The Telegraph
Since 1st March, 1999
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Book bomb ticks on Karunakaran

Thiruvananthapuram, Sept. 3: A former minister in the A.K. Antony cabinet has disclosed that his family was nearly driven to suicide after an attempt to implicate him in a hawala case at the behest of his former mentor K. Karunakaran.

The revelation is part of an 11-chapter book being written by former tourism minister K.V. Thomas.

In an interview to a TV channel today, Thomas said when his wife Shirley pleaded with Karunakaran to spare her husband, he said: “I’ll finish him off.”

Thomas’s disclosure, at best an allegation now, is a virtual bombshell and likely to become a hot topic as Kerala gets ready for the civic elections on September 24 and 26.

Thomas alleges that Karunakaran’s prot'g' Sobhana George, an MLA, had fabricated a police intelligence document implicating him in the Rs 336-crore hawala deal in 2002. A TV channel had unwittingly carried the item, taking the police document to be genuine.

“Those were the days when my political career hung in a balance,” said Thomas, who has faced serious charges of colluding with a French spy in mapping the naval facilities at Kochi.

However, then chief minister Antony produced the fabricated document in the Assembly and asserted that the intelligence dossiers did not have any correspondence, as alleged, linking his minister to the hawala scam.

Shobhana and several of her aides were arrested in connection with the case and the police are reportedly planning to file the chargesheet soon.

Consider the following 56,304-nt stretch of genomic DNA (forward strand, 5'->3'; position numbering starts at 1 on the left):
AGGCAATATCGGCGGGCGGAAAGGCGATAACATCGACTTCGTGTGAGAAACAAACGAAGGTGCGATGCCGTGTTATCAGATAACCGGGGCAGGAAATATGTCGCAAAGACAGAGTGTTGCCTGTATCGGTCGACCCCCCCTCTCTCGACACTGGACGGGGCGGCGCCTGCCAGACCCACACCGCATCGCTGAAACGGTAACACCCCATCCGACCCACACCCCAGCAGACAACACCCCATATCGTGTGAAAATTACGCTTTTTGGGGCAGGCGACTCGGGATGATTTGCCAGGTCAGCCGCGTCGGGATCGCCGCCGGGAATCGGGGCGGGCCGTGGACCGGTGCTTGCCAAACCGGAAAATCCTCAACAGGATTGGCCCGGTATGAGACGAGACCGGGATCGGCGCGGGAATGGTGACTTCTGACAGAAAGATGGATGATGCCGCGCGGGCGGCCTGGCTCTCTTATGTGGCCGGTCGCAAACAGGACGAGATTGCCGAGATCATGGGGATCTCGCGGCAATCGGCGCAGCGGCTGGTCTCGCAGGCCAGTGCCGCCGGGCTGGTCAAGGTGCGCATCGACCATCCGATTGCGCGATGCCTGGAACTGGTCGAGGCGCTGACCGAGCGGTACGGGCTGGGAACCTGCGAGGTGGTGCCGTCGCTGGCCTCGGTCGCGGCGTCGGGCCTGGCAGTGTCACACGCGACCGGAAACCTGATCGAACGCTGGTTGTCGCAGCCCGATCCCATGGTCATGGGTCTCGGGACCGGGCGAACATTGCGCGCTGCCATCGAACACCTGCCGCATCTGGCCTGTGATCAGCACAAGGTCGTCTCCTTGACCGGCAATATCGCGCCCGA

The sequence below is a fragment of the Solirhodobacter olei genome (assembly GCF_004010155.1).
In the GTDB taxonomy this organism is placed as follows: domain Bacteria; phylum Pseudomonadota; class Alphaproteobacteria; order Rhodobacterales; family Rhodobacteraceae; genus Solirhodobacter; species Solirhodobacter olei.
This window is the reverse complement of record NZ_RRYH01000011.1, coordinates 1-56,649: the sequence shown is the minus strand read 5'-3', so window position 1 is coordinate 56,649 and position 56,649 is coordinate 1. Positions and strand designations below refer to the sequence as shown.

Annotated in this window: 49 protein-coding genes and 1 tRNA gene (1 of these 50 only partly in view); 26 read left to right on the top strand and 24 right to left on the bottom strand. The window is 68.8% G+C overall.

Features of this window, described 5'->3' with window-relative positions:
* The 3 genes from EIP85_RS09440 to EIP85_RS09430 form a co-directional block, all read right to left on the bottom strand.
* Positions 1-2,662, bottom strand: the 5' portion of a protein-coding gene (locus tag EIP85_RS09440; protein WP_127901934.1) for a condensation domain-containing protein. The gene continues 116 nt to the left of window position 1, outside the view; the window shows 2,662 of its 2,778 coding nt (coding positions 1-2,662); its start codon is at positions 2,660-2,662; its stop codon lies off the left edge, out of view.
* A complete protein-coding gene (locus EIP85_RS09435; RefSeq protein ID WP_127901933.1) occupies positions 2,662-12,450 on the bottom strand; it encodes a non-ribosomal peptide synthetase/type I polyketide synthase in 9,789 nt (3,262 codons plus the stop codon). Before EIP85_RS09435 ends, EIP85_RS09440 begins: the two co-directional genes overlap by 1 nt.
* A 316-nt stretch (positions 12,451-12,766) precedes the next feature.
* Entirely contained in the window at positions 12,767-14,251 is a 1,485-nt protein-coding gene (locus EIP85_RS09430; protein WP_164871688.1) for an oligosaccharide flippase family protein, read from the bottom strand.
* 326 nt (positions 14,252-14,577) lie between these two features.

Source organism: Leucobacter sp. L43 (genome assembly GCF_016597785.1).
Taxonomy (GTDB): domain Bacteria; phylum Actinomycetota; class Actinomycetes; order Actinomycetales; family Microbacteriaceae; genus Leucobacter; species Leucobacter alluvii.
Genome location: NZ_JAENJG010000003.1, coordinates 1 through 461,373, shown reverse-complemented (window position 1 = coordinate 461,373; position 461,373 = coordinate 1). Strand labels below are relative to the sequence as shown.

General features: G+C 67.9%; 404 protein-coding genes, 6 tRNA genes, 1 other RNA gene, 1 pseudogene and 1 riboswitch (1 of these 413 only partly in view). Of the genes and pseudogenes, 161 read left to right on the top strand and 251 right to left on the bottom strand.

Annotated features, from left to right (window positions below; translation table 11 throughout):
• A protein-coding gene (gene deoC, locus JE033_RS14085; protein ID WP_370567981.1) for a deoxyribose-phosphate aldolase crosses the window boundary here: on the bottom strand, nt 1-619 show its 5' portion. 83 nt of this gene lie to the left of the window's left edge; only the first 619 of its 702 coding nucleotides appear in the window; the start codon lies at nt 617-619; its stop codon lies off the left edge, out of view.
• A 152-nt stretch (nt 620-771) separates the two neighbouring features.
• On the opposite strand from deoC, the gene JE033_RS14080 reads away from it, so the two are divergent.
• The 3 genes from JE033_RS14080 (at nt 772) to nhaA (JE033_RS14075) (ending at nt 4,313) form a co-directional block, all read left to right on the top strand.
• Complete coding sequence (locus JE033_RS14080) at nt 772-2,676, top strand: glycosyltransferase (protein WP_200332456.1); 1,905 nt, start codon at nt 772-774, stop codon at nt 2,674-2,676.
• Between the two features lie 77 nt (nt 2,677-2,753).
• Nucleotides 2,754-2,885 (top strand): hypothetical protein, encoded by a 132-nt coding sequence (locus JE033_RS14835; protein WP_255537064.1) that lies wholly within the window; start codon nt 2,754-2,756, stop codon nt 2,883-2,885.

In his book, Thomas, who has been cleared of all charges, traces Karunakaran’s career, how he started off as an anti-communist and ended up, at 87, as a Left ally.

Thomas believes the fabrication could not have taken place without a nod from Karunakaran. “At least, he must have been in the know of things. He turned against me because I refused to join the core group of ministers to backstab Antony. Former ministers T.M. Jacob and R. Balakrishna Pillai were part of the core group.”

Karunakaran was furious for another reason, Thomas says. His daughter Padmaja Venugopal, chairperson of Kerala Tourism Development Corporation, started dictating terms and wanted to convert the tourism department into her fief. “As tourism minister, I did not allow this.”

“The conspirators had never thought that the then chief minister would table the original intelligence document in the Assembly. They thought Antony would order a judicial inquiry into the charge and ask Thomas to step down,” the book says.

Thomas argues that the root cause of the split in the Congress was the campaign by chief minister Oommen Chandy, then a lieutenant of Antony, against Karunakaran in the Isro spying case.

“I personally believe that the campaign was wrong. Karunakaran would not have quit the party if his colleagues had not used the Isro case against him,” Thomas said.

Thomas said he tried to be as objective as possible while chronicling the tumultuous days. “I have not allowed myself to be carried away by prejudices and subjectivity. The book is an objective evaluation of Karunakaran’s political life from my point of view,” he said.

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